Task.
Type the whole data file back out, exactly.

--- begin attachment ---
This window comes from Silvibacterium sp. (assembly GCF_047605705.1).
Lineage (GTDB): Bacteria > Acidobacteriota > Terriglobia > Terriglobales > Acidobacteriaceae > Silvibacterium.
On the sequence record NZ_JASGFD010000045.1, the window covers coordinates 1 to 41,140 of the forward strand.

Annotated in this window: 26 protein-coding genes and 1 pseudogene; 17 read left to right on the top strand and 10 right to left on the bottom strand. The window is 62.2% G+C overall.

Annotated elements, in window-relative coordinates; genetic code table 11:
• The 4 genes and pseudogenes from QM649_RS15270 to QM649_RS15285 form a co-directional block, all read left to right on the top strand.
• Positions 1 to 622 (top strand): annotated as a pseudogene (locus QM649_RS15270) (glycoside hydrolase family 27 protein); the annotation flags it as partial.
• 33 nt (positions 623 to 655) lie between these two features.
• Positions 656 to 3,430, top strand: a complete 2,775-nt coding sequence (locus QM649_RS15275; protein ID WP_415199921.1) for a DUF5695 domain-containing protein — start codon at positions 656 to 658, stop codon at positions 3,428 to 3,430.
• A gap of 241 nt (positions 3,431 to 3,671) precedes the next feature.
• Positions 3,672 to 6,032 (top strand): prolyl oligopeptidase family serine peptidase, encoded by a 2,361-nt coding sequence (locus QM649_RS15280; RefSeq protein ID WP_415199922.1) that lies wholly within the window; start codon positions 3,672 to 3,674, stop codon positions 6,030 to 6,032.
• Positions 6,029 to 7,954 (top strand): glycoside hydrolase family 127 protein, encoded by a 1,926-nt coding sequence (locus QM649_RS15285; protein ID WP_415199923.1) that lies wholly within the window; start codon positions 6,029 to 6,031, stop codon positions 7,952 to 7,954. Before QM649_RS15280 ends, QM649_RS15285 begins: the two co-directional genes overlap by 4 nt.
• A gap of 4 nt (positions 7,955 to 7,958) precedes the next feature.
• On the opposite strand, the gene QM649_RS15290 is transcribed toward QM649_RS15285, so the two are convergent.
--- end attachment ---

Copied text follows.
This window comes from Silvibacterium sp. (assembly GCF_047605705.1).
Lineage (GTDB): Bacteria > Acidobacteriota > Terriglobia > Terriglobales > Acidobacteriaceae > Silvibacterium.
On the sequence record NZ_JASGFD010000045.1, the window covers coordinates 1 to 41,140 of the forward strand.

Annotated in this window: 26 protein-coding genes and 1 pseudogene; 17 read left to right on the top strand and 10 right to left on the bottom strand. The window is 62.2% G+C overall.

Annotated elements, in window-relative coordinates; genetic code table 11:
• The 4 genes and pseudogenes from QM649_RS15270 to QM649_RS15285 form a co-directional block, all read left to right on the top strand.
• Positions 1 to 622 (top strand): annotated as a pseudogene (locus QM649_RS15270) (glycoside hydrolase family 27 protein); the annotation flags it as partial.
• 33 nt (positions 623 to 655) lie between these two features.
• Positions 656 to 3,430, top strand: a complete 2,775-nt coding sequence (locus QM649_RS15275; protein ID WP_415199921.1) for a DUF5695 domain-containing protein — start codon at positions 656 to 658, stop codon at positions 3,428 to 3,430.
• A gap of 241 nt (positions 3,431 to 3,671) precedes the next feature.
• Positions 3,672 to 6,032 (top strand): prolyl oligopeptidase family serine peptidase, encoded by a 2,361-nt coding sequence (locus QM649_RS15280; RefSeq protein ID WP_415199922.1) that lies wholly within the window; start codon positions 3,672 to 3,674, stop codon positions 6,030 to 6,032.
• Positions 6,029 to 7,954 (top strand): glycoside hydrolase family 127 protein, encoded by a 1,926-nt coding sequence (locus QM649_RS15285; protein ID WP_415199923.1) that lies wholly within the window; start codon positions 6,029 to 6,031, stop codon positions 7,952 to 7,954. Before QM649_RS15280 ends, QM649_RS15285 begins: the two co-directional genes overlap by 4 nt.
• A gap of 4 nt (positions 7,955 to 7,958) precedes the next feature.
• On the opposite strand, the gene QM649_RS15290 is transcribed toward QM649_RS15285, so the two are convergent.